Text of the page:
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Introduction to Canto First.

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ASHESTIEL, ETTRICK Forest. NOVEMBER's sky is chill and drear, November's leaf is red and sear : Late, gazing down the steepy linn, That hems our little garden in, Low in its dark and narrow glen, You scarce the rivulet might ken, So thick the tangled greenwood grew, So feeble trillid the streamlet through :

Now, murmuing hoarse, and frequent seen
Through bush and brier, no longer green,
An angry brook, it sweeps the glade,
Brawls over rock and wild cascade,
Ànd, foaming brown with doubled speed,
Hurries its waters to the Tweed.

No longer Autumn's glowing red
Upon our Forest hills is shed;
No more, beneath the evening beam,
Fair Tweed reflects their purple gleam;
Away hath pass'd the heather-bell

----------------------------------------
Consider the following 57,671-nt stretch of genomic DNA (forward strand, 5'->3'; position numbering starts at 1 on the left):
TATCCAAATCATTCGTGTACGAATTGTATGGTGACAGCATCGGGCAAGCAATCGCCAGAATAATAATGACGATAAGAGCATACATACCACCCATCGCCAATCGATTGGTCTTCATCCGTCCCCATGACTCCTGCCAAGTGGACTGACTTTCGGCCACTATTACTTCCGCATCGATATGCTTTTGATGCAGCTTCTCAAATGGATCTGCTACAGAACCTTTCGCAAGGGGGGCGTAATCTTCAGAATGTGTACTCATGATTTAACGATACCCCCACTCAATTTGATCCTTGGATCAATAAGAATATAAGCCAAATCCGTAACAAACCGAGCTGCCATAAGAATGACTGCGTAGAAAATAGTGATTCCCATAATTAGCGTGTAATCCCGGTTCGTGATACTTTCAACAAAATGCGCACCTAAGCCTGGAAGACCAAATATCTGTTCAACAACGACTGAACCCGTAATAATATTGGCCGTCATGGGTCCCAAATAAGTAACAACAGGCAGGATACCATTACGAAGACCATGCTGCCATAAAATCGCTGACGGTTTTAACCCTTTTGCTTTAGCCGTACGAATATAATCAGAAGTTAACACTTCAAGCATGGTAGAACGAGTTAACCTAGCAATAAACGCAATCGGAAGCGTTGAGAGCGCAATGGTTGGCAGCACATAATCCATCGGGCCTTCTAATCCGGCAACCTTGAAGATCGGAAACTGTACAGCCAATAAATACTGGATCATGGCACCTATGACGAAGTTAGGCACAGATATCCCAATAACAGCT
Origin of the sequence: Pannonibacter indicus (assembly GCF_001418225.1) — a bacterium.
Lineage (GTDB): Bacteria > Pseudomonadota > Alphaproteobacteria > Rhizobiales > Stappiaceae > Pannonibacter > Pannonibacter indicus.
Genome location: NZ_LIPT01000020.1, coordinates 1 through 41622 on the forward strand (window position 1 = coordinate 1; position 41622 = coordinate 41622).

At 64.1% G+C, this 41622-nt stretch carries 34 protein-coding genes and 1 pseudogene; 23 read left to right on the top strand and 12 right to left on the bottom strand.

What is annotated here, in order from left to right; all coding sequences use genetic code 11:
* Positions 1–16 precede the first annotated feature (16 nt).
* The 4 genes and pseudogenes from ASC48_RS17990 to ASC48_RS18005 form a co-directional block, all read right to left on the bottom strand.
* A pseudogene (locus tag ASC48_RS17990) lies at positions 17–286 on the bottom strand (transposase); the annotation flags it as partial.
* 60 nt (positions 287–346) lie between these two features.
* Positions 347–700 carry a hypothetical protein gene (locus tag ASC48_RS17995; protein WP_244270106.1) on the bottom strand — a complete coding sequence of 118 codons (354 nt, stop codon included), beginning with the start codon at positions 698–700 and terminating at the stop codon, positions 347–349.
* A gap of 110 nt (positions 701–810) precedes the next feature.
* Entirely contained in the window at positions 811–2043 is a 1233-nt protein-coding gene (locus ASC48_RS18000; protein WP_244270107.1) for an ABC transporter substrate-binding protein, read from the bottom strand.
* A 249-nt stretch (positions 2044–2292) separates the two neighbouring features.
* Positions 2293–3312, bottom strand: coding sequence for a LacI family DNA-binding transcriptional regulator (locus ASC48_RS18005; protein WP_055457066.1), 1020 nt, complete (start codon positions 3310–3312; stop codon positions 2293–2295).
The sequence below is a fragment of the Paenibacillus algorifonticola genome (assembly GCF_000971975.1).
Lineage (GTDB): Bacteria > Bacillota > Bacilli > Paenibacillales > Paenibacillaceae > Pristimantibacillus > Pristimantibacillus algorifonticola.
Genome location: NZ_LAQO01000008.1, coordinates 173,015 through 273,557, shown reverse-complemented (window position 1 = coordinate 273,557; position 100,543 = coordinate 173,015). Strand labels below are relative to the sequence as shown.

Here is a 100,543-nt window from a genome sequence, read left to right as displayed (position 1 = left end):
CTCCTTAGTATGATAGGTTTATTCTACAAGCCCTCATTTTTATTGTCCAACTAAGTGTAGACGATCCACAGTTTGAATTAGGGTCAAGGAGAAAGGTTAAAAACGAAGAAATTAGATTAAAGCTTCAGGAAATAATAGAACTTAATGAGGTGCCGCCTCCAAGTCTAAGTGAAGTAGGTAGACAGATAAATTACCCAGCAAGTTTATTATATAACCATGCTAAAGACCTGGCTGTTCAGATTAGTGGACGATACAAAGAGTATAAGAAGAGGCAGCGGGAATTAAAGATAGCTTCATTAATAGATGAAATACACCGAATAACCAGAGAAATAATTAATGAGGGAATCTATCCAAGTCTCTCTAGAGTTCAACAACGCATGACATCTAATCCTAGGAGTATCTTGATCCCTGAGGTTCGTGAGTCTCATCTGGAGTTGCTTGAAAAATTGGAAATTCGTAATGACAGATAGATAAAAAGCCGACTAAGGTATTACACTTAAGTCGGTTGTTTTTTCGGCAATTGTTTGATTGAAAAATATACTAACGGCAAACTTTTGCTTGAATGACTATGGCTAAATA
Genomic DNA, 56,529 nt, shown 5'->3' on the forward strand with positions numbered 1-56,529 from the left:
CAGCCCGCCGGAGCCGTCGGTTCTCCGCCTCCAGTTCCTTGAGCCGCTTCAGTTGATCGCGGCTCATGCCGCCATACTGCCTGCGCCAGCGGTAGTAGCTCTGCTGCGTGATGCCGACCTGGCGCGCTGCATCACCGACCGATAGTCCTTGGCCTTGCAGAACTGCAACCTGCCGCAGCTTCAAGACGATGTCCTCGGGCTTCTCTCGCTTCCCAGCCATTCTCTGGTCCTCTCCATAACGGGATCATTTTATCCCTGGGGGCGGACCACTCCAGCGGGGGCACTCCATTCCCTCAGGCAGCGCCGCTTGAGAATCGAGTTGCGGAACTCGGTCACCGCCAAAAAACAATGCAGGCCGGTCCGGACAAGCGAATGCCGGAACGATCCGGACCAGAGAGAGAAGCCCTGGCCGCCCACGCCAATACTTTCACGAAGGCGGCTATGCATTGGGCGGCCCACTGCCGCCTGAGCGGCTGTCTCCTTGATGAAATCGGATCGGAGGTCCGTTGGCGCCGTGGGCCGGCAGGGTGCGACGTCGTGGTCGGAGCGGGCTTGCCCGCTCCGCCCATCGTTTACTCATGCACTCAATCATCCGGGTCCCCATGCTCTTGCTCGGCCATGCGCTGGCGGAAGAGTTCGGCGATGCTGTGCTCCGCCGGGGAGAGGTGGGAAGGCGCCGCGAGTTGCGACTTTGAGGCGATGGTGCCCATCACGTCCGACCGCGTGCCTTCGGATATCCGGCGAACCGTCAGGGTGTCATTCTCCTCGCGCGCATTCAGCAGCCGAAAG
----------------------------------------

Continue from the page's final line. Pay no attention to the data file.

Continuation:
That bloom'd so rich on Needpath-fell ;
Sallow his brow, and russet bare
Are now the sister-heights of Yare.
The sheep, before the pinching heaven,
To shelter'd dale and down are driven,
Where yet some faded herbage pines,
And yet a watery sunbeam shines :
In meek despondency they eye
The wither'd sward and wintry sky,
And far beneath their summer hill,
Stray sadly by Glenkinnon's rill :
The shepherd shifts his mantle's fold,
And wraps him closer from the cold ;
His dogs no merry circles wheel,
But, shivering, follow at his heel ;
A cowering glance they often cast,
As deeper moans the gathering blast.

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